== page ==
NASA’s InSight mission tunes in to the strange sounds of Mars
Mars is full of subtle sounds and thanks to NASA’s InSight mission, we’re finally able to hear them.
The stationary probe’s seismometer, the Seismic Experiment for Interior Structure, is sensitive enough to pick up the most gentle of vibrations.
The seismometer has been listening out for earthquakes on Mars. Seismic activity can paint a picture of the interior of a planet and how it was formed, which is one of InSight’s main objectives for Mars.
InSight landed on Mars in November 2018 and placed the seismometer on the Martian surface in February. But the Red Planet didn’t produce any sounds until April.
And even then, something strange happened.
It’s a seismic signal that was recorded April 6, and by all indications, the InSight team believes this sound is a quake from within the planet rather than something on the surface. But the signal was at a high frequency and nothing like it has been produced since.
InSight has detected more than 100 events since April and the researchers estimate 21 of them could be quakes.
NASA shared some recordings of rumblings captured in May and July. Both occurred below the human range of hearing, but were processed so we could hear them. The May quake had a magnitude of 3.7 and the July quake reached 3.3
Mars doesn’t have tectonic plates, which are the cause of quakes on Earth. Martian quakes are caused by cooling and contraction, which create stress fractures on the crust.
Mars has a cratered surface, which allows quakes to persist for about a minute. On Earth, quakes last for seconds at a time.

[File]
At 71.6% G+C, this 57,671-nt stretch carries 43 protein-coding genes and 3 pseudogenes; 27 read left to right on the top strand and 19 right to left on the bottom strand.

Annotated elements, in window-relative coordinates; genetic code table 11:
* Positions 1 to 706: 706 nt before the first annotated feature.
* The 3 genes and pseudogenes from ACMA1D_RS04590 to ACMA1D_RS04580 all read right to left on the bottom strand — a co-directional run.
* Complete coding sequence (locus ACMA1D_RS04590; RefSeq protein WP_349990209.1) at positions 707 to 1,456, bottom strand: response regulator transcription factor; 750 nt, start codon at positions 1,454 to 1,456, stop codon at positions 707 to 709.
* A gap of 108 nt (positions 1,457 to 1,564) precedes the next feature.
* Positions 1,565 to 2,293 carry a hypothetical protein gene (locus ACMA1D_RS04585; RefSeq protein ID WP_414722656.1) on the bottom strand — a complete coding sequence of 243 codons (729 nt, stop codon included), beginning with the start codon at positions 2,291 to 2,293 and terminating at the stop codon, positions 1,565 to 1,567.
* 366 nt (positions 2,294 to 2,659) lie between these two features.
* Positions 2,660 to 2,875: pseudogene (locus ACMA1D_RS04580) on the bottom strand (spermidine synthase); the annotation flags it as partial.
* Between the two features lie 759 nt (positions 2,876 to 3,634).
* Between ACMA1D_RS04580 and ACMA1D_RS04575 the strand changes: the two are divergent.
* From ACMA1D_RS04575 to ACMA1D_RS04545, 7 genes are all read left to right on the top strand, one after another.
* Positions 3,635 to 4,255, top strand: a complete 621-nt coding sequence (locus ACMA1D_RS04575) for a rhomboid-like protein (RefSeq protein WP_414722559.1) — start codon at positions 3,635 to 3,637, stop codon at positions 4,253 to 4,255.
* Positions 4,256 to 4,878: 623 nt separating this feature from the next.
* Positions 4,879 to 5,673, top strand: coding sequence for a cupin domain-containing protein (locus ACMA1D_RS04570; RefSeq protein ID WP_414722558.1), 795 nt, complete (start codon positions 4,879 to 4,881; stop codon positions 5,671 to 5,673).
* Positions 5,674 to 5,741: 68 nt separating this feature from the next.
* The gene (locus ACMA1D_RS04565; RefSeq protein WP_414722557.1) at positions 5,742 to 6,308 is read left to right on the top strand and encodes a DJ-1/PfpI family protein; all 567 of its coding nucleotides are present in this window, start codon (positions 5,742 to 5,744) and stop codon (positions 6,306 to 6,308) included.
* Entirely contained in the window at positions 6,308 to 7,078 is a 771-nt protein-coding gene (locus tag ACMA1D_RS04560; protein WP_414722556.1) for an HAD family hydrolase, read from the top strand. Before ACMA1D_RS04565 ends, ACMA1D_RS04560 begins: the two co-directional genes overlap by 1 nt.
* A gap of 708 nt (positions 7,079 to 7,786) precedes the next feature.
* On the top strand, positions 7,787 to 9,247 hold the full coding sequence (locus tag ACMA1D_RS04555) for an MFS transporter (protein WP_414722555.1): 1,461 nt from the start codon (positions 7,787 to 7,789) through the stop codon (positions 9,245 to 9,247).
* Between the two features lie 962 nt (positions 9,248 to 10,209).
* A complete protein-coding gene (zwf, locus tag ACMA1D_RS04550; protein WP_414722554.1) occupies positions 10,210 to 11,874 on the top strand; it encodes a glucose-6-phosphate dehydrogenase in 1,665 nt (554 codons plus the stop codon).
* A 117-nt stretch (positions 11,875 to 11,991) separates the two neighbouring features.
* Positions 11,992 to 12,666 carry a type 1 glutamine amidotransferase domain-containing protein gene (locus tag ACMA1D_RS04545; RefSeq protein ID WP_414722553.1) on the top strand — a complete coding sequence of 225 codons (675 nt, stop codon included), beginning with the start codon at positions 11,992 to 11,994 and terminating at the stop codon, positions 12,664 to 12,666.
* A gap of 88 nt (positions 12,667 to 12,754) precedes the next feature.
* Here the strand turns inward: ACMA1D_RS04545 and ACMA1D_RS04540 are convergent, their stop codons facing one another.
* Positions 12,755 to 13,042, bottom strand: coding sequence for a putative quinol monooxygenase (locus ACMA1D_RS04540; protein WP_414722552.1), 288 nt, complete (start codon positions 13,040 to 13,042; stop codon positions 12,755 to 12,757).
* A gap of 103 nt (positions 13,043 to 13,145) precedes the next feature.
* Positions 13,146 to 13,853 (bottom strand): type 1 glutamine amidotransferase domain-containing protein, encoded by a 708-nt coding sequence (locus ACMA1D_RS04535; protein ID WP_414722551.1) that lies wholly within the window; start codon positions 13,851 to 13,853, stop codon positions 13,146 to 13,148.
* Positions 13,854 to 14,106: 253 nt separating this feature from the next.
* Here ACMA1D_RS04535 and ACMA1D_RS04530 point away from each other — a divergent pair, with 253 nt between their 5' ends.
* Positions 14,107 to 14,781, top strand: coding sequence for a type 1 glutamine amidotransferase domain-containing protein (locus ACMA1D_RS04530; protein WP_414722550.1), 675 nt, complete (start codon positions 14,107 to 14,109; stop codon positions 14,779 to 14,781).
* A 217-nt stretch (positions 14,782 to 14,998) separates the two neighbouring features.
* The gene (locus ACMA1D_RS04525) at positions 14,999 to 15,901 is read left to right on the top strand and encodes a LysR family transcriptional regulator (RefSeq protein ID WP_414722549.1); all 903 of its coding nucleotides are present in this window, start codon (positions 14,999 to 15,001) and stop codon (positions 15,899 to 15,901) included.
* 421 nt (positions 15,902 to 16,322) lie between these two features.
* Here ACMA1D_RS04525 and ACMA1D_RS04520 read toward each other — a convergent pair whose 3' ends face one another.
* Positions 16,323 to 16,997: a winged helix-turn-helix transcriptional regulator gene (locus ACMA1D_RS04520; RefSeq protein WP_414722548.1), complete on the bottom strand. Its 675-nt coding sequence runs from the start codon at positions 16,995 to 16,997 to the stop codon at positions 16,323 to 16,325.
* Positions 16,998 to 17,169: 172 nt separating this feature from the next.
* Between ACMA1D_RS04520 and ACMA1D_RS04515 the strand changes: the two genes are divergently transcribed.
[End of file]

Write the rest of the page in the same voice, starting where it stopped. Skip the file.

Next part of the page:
The researchers have been learning to filter out other sounds that the sensitive seismometer picks up.
In December, InSight picked up the sound of wind on Mars.
“It’s been exciting, especially in the beginning, hearing the first vibrations from the lander,” said Constantinos Charalambous, an InSight science team member at Imperial College London. “You’re imagining what’s really happening on Mars as InSight sits on the open landscape.”
When the InSight arm moves, friction can be heard in the seismometer, producing intriguing sounds.
Wind picks up during the day, so it’s easier for the researchers to listen out for quakes at night.
But nightfall comes with its own unique sounds. The InSight researchers call them “dinks and donks” — the expansion and contraction of parts inside the seismometer, possibly due to heat loss.
In one of the sound samples, a strange whistling can also be heard. The researchers think there is interference with the electronics in the seismometer.
InSight, or Interior Exploration using Seismic Investigations, Geodesy and Heat Transport, is a two-year mission to explore a part of Mars that we know the least about: its deep interior.
The suite of geophysical instruments on InSight sounds like a doctor’s bag, giving Mars its first “checkup” since the planet formed. Together, those instruments take measurements of Mars’ vital signs, like its pulse, temperature and reflexes — which translate to internal activity like seismology and the planet’s wobble as the sun and its moons tug on Mars.